T: His middle name is Livingstone.
A: The breath of freedom has found its way into your life, it seems.
T: It’s such a powerful yearning in me. I can’t ignore it; it’s the ultimate anti-amnesia! Yes, as you say, it’s a breath, out of time, that dissolves identities, realities, that sweeps past and future, in a moment that has no beginning and no end. Perhaps that is the promise of renewal?
R: Professionally, have you renewed yourself too?
T: Absolutely not! (laughs) I got a job at a small insurance company in the Treme area. But there, people had nothing to insure, except their misery. This was in June 2005, three months after Jonathan was born. On August 30, Hurricane Katrina hit New Orleans and devastated everything. We left everything behind. When we got to Annapolis Maryland, the car ran out of gas. I called the studios. They found us a flat the same day! We were safe, but traumatized. The ghost of Christoph came back to haunt my nights. Lauren couldn’t calm me down anymore. I became interested in the occult. I wanted to understand. I tried all sorts of strange practices. Jonathan was sleepwalking. Lauren was scared. She went with Jonathan to an aunt who had a farm in Montana. I was left alone, with my ghosts and my clocks going off. On the advice of a friend from an esoteric circle, I went to India. And there, with a blow, it was a true revelation. After a few meetings with Westerners in the middle of a mystical trip, I was introduced to a Guru who was running an Ashram.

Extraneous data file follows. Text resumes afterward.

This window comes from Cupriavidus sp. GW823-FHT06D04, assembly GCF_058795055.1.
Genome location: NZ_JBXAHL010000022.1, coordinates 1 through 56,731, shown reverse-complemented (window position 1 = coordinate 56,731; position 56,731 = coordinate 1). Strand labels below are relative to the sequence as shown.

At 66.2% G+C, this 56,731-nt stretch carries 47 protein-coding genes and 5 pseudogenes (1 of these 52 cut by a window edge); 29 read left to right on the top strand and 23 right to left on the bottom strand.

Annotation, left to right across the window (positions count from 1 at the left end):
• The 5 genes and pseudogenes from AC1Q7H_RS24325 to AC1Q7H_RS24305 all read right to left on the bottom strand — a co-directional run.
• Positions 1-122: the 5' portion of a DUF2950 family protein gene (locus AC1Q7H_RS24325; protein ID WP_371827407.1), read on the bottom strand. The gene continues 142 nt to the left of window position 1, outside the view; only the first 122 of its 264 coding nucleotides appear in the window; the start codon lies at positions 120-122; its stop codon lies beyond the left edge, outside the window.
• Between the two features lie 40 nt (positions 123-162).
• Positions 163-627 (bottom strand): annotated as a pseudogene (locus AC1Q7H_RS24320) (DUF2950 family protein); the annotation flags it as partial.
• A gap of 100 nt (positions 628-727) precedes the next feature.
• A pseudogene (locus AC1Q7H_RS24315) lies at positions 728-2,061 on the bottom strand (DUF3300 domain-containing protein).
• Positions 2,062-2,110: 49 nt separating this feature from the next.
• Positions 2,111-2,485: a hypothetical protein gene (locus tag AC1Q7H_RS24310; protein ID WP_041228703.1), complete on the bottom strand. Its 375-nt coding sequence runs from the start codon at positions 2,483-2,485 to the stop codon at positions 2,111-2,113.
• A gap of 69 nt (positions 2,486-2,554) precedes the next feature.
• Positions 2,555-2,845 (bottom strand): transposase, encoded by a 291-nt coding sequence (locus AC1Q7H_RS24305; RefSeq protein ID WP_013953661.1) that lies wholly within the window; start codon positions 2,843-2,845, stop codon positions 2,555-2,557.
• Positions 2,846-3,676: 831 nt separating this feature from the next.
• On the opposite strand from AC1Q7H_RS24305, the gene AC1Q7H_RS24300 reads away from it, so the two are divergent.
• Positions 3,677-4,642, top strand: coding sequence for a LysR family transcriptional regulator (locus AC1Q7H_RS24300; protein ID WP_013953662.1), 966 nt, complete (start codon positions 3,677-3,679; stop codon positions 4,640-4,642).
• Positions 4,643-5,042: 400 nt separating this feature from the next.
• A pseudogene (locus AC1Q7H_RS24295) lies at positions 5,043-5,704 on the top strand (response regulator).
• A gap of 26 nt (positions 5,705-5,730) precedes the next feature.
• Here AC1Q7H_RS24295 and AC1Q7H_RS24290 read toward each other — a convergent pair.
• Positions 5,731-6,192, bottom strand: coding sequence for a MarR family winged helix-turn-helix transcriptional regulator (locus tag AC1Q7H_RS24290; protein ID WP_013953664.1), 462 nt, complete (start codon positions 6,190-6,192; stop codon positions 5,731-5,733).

He taught me many things: about life, about beings, fears, desires, healing forces. I learned that Spirit dominates matter, space and time. That we don’t connect to spirit, but spirit connects to us, when we are ready… (silence)… I cried a lot. He called me Truthman, the truth man. “Truth is the only way”, he said. I stayed almost a year in the Ashram. Then one day the Guru announced to me, “Now you can go back to where you came from”. It must have been a double or triple entendre, but I took it at face value. I had nothing left, no money and no luggage. I called Elliot who booked me a plane ticket. I landed at LA in my orange tunic, six-month-old beard and long hair that smelled of incense. I was another man, but who was I really? Still no answer. Christoph’s ghost had not liked the Ashram. I had chased him away in a memorable yoga session.
A: So back to LA in 2006, that’s a big contrast to India, right?